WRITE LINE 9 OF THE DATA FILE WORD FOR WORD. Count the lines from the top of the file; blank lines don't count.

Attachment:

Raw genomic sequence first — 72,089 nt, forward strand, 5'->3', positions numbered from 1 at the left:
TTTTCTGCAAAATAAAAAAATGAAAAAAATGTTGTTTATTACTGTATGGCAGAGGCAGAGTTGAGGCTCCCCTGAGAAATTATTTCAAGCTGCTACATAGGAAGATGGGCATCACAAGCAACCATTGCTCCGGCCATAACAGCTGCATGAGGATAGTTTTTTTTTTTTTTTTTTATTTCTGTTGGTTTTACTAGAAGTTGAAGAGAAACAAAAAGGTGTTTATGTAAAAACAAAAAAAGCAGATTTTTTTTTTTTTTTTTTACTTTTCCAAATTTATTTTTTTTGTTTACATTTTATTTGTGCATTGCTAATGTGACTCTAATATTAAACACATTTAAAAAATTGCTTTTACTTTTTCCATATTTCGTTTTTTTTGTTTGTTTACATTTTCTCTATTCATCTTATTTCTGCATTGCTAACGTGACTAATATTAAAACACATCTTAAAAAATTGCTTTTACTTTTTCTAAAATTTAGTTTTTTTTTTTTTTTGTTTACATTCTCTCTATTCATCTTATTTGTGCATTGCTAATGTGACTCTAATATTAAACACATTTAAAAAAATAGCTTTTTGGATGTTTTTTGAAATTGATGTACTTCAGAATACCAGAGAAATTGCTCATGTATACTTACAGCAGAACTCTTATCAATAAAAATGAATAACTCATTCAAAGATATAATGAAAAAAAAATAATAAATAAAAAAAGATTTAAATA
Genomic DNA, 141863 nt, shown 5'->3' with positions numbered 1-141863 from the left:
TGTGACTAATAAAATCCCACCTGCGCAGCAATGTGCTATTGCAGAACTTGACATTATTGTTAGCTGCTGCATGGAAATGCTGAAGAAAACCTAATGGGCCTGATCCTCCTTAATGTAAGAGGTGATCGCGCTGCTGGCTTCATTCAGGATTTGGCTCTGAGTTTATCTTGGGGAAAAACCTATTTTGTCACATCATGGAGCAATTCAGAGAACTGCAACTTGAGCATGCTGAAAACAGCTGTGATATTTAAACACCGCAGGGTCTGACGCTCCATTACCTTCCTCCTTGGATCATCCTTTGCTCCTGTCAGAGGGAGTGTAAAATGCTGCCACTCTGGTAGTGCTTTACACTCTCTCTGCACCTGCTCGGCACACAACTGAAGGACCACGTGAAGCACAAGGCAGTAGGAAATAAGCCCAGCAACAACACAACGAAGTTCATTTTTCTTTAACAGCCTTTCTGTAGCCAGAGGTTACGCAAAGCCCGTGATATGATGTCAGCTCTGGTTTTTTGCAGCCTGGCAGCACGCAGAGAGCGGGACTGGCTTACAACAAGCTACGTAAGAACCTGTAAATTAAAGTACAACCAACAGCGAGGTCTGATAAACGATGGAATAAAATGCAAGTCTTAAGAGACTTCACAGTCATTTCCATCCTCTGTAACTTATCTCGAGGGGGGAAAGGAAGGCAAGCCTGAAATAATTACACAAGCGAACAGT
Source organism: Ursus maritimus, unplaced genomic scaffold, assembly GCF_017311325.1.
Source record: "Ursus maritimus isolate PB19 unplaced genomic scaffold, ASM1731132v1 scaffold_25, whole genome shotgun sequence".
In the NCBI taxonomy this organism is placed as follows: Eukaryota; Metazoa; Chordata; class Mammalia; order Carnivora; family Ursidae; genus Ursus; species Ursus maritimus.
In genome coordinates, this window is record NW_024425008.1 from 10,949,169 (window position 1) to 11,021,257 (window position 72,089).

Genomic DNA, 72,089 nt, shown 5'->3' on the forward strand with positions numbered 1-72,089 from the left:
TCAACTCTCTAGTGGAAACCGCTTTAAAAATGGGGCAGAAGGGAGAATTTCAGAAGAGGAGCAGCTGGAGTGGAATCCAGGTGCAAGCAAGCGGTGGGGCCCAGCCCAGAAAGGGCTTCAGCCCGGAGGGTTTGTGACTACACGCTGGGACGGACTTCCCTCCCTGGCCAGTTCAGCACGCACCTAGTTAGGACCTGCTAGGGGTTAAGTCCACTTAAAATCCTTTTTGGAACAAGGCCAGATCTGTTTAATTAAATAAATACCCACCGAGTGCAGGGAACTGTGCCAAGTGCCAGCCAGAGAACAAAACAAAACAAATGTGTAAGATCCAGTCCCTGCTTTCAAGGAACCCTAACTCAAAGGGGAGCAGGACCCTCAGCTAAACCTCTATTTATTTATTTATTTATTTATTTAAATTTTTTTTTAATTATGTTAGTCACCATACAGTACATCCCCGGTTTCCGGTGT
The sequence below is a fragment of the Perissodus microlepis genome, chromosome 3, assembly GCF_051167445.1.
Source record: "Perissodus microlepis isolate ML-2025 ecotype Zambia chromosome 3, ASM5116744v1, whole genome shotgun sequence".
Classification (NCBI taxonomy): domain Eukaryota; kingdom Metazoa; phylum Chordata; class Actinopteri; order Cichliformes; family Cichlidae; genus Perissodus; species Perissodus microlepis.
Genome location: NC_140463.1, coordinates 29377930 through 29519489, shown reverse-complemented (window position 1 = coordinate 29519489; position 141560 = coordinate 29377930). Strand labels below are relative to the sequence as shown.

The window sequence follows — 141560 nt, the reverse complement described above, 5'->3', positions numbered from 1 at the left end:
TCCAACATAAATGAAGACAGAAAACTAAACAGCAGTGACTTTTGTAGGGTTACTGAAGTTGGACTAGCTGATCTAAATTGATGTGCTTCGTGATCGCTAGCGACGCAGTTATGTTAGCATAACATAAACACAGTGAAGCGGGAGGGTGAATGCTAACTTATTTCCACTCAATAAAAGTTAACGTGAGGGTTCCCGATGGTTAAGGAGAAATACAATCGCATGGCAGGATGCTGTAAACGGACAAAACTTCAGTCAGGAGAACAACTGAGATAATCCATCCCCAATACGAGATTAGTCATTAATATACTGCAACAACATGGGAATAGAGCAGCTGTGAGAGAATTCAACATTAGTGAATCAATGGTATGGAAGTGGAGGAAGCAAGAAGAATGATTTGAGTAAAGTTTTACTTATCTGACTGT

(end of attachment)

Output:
Genomic DNA, 72,089 nt, shown 5'->3' on the forward strand with positions numbered 1-72,089 from the left: